THE COMIC PIMP? WHAT’S THAT?
After a couple months away from this column I have finally learned the most important lesson Stan Lee ever taught me, “Every issue is somebody’s first.” The assumption that a readership consists of the same return visitors who have a context for what you are doing is a problem that has helped stagnate readership growth in the comic industry, and no doubt this column as well. So with my return to CBR I’ll be applying the lessons learned from “The Man” and approach each column as if it were someone’s first exposure to my sometimes controversial approach to marketing, promotion and comics retailing.
So if this is your first time reading The Comic Pimp, hello and welcome. I’m James Sime, your suit-wearing funny-hair-havin’ host. I own a unique comic shop in San Francisco that enables me to share my passion for comics with others on a daily basis, put any crazy ideas I might have about retailing or marketing comics into action in the flash of an eye, meet a massive amount of hip nerd people who love comics just as much as I do, and to write this from-the-retailer’s-perspective column for you and the rest of CBR to enjoy. I’m not exactly your typical retailer, comic or otherwise, and you can often find me going way beyond that extra mile in service of spreading the good word about great comics, throwing extravagant creator in-store appearances at my shop, nurturing an ever-growing community of comic fans and professionals in my shop and on-line as well, and constantly one-upping my last big idea that had my detractors pissing themselves and all my customers cheering.
And as you’re about to see from reading this very column, I don’t just sell comics. Baby, I pimp them.
For those returning readers, welcome back for a month and a half of weekly CBR columns from yours truly… I promise I’ll keep the new readers intro to a minimum next time. This week’s theme song is “More Bounce To The Ounce” by Zapp and Roger Troutman. Slip it in your CD player, turn the bass up all the way until it gets thumping hard, and dig into the rest of what The Comic Pimp has for you this week.
Four years ago this month I embarked on the strange and exciting adventure known as comic retailing, and as any businessman will agree, an anniversary is a time to do a little reflection on the past and make decisions for the future. So I’ve been doing a lot of thinking and re-thinking on what it is that I do for a living, and how I do it.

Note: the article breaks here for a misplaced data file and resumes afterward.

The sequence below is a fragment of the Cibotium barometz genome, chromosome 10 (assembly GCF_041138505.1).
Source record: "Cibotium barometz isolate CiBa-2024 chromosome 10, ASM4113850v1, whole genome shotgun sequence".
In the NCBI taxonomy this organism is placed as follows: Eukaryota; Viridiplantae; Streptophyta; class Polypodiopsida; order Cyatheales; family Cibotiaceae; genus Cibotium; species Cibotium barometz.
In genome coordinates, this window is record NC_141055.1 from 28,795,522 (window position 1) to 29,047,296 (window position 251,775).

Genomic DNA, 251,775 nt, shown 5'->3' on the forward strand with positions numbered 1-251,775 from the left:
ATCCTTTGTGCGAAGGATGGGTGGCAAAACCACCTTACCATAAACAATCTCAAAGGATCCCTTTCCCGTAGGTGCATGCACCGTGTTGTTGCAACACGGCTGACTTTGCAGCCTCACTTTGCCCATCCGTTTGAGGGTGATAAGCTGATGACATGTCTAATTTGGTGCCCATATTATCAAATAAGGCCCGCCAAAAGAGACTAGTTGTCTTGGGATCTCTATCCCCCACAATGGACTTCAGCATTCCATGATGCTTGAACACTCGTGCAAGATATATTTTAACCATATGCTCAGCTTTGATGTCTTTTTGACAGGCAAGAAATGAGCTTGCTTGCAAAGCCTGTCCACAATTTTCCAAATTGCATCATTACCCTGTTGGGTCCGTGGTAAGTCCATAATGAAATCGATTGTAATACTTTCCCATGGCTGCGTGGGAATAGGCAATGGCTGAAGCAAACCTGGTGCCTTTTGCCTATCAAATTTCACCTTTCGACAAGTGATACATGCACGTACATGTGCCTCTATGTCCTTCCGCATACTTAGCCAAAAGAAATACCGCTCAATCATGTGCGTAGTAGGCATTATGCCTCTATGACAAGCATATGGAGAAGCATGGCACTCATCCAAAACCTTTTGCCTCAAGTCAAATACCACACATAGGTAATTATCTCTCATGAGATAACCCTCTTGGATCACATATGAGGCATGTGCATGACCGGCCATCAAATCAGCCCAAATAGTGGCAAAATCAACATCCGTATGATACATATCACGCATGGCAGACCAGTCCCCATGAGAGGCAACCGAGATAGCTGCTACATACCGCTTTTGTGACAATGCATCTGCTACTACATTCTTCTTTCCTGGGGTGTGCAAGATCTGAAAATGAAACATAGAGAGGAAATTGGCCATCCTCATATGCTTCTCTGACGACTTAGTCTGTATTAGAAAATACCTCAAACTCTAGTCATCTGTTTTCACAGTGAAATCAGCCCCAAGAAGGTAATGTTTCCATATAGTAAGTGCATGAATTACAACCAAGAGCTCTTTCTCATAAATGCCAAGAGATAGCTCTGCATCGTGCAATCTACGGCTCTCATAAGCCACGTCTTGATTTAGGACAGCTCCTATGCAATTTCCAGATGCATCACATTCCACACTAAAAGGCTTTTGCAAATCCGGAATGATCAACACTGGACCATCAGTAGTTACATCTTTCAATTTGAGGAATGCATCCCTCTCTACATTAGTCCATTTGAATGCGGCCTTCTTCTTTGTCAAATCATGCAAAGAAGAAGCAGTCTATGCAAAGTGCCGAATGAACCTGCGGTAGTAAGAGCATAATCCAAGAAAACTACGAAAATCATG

I came into this business on a balls-to-the-fucking-wall mission. I wanted to kick the industry door down, tear down every preconception of what a comic store was or could be, and build something completely new and fresh. Just like thousands of other comic readers out there, I had this idea that if I was a comic store owner I’d do things differently. I’d been spending my hard earned money in comic shops across the country for decades and as much as I may have enjoyed the books, the customers, and the retailers I’d met in those years I always felt that comic stores were falling pretty far from what I saw as the potential. As a consumer I don’t just want to go from one end of the economic meatgrinder to the next, I want something more… and years working in outrageously expensive restaurants and swanky bars had taught me that I wasn’t alone.
I envisioned a shop that was more than just a sales depot where comics and other accoutrements of nerd culture were peddled. Sure, I wanted to fill the shelves with the kinds of comics that I knew existed, but could rarely find in the stores, but more than that I wanted to celebrate that comic shop culture, not just hock the totems. I wanted a place where comics were actually being made, where writers would meet artists, where projects were dreamed up, written down and sketched up. Where meeting someone inspirational, famous, profound, or brilliant was a regular occurrence. I wanted to create an exciting, creative, and social environment where divergent peoples of all ages, backgrounds, and styles could all meet on equal footing and share our mutual appreciation of art, culture, and four color entertainment together. I wanted to create once-in-a-lifetime experiences and memories for those people who walked into my store that they would treasure until the end of their days. And most of all I wanted to use my shop as an introductory experience for those who weren’t yet comic readers, and present the artform in as sexy and appealing of an environment as possible.
Give me the keys, my pre-retailing self thought, and I’d drive comics retailing as fast as its wheels could turn. I’d pop that clutch and make the rubber squeal. I’d be the Steve McQueen, Sonny Barger, Dale Earnhardt, and Evel Knievel of comics, and once I got moving nothing short of death was going to slow me down.